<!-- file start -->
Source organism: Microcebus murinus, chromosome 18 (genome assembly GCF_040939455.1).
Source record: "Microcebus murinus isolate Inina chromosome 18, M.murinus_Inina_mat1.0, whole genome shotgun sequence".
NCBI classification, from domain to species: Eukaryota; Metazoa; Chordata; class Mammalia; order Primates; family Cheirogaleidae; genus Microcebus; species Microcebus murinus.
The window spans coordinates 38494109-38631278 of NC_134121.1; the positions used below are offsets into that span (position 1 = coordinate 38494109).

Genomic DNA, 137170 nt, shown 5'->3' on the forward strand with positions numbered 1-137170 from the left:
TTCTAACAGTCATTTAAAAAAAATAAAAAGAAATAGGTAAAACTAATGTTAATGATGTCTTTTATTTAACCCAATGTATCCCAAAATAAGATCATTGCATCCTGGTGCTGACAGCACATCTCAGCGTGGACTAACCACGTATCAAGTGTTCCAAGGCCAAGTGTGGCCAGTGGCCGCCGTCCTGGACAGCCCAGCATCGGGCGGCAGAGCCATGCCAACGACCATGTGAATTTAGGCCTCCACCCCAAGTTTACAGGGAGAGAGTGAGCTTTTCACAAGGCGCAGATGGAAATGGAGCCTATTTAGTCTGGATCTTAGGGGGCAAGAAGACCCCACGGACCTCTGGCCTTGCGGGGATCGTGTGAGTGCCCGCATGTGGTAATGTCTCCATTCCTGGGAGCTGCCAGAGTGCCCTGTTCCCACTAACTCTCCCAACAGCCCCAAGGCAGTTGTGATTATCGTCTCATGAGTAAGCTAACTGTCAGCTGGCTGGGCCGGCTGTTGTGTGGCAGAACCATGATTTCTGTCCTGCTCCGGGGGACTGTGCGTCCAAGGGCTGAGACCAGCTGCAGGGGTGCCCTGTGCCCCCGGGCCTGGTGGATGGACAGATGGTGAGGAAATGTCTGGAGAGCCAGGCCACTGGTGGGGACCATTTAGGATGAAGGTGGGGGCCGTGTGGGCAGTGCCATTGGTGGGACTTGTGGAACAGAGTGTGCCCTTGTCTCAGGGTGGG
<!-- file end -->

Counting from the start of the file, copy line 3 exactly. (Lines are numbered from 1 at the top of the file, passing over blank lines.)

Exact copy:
NCBI classification, from domain to species: Eukaryota; Metazoa; Chordata; class Mammalia; order Primates; family Cheirogaleidae; genus Microcebus; species Microcebus murinus.